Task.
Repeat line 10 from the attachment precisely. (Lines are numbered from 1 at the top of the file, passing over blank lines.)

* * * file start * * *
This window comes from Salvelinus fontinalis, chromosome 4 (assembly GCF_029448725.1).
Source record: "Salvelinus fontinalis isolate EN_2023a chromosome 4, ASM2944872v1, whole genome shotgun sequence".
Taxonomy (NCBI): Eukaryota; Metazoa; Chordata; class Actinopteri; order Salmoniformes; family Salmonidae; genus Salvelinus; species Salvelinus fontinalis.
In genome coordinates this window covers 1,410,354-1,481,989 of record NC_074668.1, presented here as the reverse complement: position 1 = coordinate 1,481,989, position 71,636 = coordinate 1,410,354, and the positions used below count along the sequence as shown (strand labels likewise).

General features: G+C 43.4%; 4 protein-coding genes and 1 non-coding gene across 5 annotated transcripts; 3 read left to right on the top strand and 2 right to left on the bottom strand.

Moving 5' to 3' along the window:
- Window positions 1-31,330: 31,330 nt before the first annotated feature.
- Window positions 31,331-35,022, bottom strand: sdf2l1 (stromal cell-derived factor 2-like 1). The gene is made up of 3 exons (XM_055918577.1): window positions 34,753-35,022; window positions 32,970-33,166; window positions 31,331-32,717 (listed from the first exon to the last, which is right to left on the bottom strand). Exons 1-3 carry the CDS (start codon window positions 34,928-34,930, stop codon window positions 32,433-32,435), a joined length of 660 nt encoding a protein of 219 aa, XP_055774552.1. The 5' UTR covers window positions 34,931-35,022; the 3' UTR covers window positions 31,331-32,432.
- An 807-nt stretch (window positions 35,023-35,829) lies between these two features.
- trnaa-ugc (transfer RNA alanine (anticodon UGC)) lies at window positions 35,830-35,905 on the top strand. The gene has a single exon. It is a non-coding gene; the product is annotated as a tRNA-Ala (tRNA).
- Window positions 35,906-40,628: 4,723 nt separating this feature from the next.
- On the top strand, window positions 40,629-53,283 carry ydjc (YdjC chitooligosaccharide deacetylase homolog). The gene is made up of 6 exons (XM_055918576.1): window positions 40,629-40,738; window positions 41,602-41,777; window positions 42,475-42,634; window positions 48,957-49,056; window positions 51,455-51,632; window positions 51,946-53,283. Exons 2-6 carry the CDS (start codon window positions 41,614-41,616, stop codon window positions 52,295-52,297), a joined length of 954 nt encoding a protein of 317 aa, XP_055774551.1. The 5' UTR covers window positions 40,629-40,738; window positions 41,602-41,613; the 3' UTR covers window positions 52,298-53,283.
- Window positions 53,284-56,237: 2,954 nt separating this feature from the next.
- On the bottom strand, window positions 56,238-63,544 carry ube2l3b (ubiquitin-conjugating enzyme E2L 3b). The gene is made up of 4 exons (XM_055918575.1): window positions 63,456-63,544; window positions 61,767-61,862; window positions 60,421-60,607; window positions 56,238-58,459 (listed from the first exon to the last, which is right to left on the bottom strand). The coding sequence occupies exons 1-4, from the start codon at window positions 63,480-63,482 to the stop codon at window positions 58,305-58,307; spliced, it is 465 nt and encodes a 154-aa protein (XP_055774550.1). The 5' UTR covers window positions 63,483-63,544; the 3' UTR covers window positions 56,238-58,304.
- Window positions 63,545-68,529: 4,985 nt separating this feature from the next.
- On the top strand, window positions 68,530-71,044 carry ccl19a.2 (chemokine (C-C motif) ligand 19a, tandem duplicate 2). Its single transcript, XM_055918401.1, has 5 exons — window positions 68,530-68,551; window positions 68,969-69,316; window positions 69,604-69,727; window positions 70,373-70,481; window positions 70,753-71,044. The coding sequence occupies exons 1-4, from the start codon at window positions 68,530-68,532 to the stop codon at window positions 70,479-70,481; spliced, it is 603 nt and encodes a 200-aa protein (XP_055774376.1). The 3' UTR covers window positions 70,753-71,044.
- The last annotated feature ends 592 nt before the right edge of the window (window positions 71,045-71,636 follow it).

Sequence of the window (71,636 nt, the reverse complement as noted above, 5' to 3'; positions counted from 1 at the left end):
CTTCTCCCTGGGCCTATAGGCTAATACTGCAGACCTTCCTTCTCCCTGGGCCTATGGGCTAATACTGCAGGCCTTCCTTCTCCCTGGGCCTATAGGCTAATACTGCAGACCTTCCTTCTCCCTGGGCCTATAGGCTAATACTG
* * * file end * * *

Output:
- trnaa-ugc (transfer RNA alanine (anticodon UGC)) lies at window positions 35,830-35,905 on the top strand. The gene has a single exon. It is a non-coding gene; the product is annotated as a tRNA-Ala (tRNA).